I was outside the stadium shaking every hand that walked by, and when the Governor came in the gate, he stopped to visit and check on my campaign.  Just then, it started to rain.  As the local fans came by us, they all smiled and acknowledged their hometown Governor.  He stood by my side as the rain continued, and introduced me to everyone entering as their next state senator.  When the game began, he wished me well and left soaking wet.

McKeithen’s frugality was legendary. He refused to install a state watts line in his Columbia home.  With three daughters, the phone line was always busy.  When there were important issues to discuss with staff in Baton Rouge, a call was made to the state police headquarters some 30 miles away in Monroe.  A trooper was dispatched to diplomatically suggest that the girls get off the phone so the Governor could conduct state business.

John McKeithen was the state’s first two-term governor. He was Louisiana’s “transition governor,” bringing the Bayou State into modern times. And he was the guy who convinced me to get involved in Louisiana politics. Governor, you died way too young at 81.  Thanks for your service to the people of Louisiana.  And many thanks for all you did for me.

Peace and Justice

Jim Brown

Jim Brown’s syndicated column appears each week in numerous newspapers throughout the nation and on websites worldwide.  You can read all his past columns and see continuing updates at You can also hear Jim’s nationally syndicated radio show each Sunday morning from 9 am till 11:00 am, central time, on the Genesis Radio Network, with a live stream at

Thursday, June 29, 2017


Thursday, June 29th, 2017
Baton Rouge, Louisiana


The consensus of most folks down in the Bayou State is that Louisiana has a governor who is a pretty decent fellow.  He comes across as friendly, accessible, and hands on in running the daily operations of the state.  He has an impeccable military background having voluntarily served his country in the Army, something few politicians bother to do in this day an age.  He has a supportive, attractive wife who is a schoolteacher and receives high marks as the state’s first lady.  Voters call him John Bel and his approval rating hovers above 50%.  Yet he will be in the fight of his life in two years with a real battle on his hands if he has any hope of being re-elected.

John Bel’s election as Louisiana’s 56th governor was no fluke, but it required that the stars align just right for a Democrat to be elected governor in what has become a rock solid Republican state.  In the early days of the 2015 gubernatorial election, Senator David Vitter seemed to be a solid favorite to make the runoff, and would handily beat Edwards.  The state Democratic Party was so sure of a Vitter victory that they asked John Bel to withdraw from the race and support a more moderate Republican.

To his credit, Edwards would have none of it, and hung in there to pull, what may have felt to be, an impossible upset.  But that was then. Today, the South’s only Democratic governor is facing a cantankerous Republican controlled legislature and an approaching budget deficit that may be well over one and a half billion dollars.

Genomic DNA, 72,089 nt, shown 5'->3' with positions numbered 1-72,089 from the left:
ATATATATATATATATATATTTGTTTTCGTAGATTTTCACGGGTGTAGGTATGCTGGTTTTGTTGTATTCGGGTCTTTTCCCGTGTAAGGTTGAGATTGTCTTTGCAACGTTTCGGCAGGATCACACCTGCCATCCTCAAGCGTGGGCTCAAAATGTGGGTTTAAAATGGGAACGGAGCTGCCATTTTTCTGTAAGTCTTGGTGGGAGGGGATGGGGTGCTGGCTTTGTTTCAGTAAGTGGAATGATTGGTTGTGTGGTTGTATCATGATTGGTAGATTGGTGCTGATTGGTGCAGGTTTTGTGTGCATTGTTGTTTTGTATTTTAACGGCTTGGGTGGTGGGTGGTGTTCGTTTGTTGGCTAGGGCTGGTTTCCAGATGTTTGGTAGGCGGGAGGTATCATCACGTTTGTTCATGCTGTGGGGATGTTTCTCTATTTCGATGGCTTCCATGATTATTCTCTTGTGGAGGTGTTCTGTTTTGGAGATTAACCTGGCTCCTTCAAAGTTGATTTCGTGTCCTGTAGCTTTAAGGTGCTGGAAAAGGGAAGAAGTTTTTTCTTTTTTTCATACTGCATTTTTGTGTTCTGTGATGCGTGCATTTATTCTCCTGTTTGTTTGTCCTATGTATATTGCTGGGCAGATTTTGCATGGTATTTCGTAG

Here is John Bel’s problem.  He is spending way too much time reacting to the daily crisis at hand, rather than being a proactive governor.  There seems to be little long-range thinking emanating from the Fourth floor of the state capitol.  Oh, but that’s not fair he will say.  There are so many daily problems that need attention. Brush fires often pop up all around the job of running the state.

Yes, brush fires do habitually flair up, Governor.  But you can’t let them consume you.  Instead of always just circling the wagons, sometimes you just have to let brushfires burn out.  They frequently take care of themselves. You have a whole cadre of underlings that can handle many of the day-to-day problems.  Successful governors have to think big and think ahead.  They don’t get too bogged down in the here and the now.  Voters want a bigger sense that both the state and their own lives are going to improve.

Former President George H.W. Bush was caught in the same rut during his run for office in 1987.  A Time Magazine profile observed of Bush that: “Colleagues say that while Bush understands thoroughly the complexities of issues, he does not easily fit them into larger themes. This has led to the charge that he lacks vision. It rankles him. Recently he asked a friend to help him identify some cutting issues for next year’s campaign. Instead, the friend suggested that Bush go alone to Camp David for a few days to figure out where he wanted to take the country. ‘Oh,’ said Bush in clear exasperation, ‘the vision thing.’ The friend’s advice did not impress him.”

John Bel is not going to change the minds or win over die-hard Republicans.  But many Louisianans are looking for some hope that the social structure of Louisiana will improve.  Better schools, safer streets, more decent wage jobs, and civility in politics.  He needs to set aside some time to think through his objectives and dreams for Louisiana’s future. Then get around the state and share his goals. 

The Governor needs a message that can shape public opinion by offering a clarity of ideas and principles. Yes, a “vision thing.”  With the right vision for Louisiana’s future, John Bel can have eight years in office to move Louisiana aggressively towards a better quality of life.  If he spends all his time putting out brushfires, the Bayou State will have a lame duck governor when the next election rolls around.

Peace and Justice

Jim Brown

Jim Brown’s syndicated column appears each week in numerous newspapers throughout the nation and on websites worldwide.  You can read all his past columns and see continuing updates at You can also hear Jim’s nationally syndicated radio show each Sunday morning from 9 am till 11:00 am, central time, on the Genesis Radio Network, with a live stream at